Flat carbon output in 2019 raises hope that emissions have peaked

The head of the International Energy Agency is "hopeful" that global carbon dioxide emissions have peaked after global output flatlined in 2019.

Carbon emissions from energy fell in advanced economies including the EU and US, where the use of coal — the most polluting fossil fuel — declined by between 15 and 25 per cent. Total emissions from advanced economies' power sectors fell to levels "last seen in the late 1980s", the IEA said.

Fatih Birol, chief of the global energy agency, said strong growth in wind and solar power, large scale transitions from coal to natural gas and higher use of nuclear power all contributed to the fall in CO2 emissions, even as developing economies in Asia continued to burn more coal.

Global CO2 emissions from energy use — which make up the largest portion of green house gases by far — remained unchanged at 33 gigatonnes in 2019 on the year before, data from the IEA data show, even as the world economy expanded by almost 3 per cent.

The new IEA numbers are a welcome surprise. Energy-related CO2 output rose in both 2017 and 2018 and earlier studies had suggested this trend was set to continue, casting doubt on efforts to drastically cut emissions to mitigate climate change. Mr Birol acknowledged that emissions would need to fall more sharply still to meet the goals of the Paris climate agreement, which aims to keep global temperature increases to less than 2 degrees on average.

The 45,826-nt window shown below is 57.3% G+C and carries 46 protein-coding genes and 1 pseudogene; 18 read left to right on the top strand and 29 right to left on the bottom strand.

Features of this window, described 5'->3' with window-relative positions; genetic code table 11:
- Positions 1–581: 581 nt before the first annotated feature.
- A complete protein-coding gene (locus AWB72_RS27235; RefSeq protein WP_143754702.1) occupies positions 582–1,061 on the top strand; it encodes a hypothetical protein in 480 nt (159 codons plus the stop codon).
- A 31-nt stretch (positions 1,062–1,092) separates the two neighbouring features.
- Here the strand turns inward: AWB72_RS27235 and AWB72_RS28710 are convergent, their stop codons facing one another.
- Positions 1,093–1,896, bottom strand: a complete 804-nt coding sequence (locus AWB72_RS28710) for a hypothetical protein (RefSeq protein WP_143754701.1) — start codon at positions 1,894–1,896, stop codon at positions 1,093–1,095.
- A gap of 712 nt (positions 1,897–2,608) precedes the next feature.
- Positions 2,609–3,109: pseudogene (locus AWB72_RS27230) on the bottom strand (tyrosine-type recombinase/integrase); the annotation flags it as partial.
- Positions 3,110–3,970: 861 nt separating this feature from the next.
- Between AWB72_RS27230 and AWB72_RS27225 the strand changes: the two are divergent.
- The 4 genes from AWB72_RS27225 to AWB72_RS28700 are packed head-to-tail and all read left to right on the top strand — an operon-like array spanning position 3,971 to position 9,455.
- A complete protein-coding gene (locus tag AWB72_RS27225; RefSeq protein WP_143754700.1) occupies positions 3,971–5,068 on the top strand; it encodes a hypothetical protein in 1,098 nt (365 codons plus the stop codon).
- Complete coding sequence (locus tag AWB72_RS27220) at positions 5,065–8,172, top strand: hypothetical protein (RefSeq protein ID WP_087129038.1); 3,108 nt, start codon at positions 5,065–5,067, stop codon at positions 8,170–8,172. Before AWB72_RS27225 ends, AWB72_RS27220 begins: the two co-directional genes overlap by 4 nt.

But he said the first step was to stop them from rising. "We have the energy technologies to do this, and we have to make use of them all," Mr Birol said. "2019 is a year that gives me hope that the 2020s will be a decade of relief." Mr Birol said the new numbers were evidence that the world's governments are capable of doing more. "We are making a big push in the power sector . . . but governments need to increase the focus on energy in transport and energy in industry."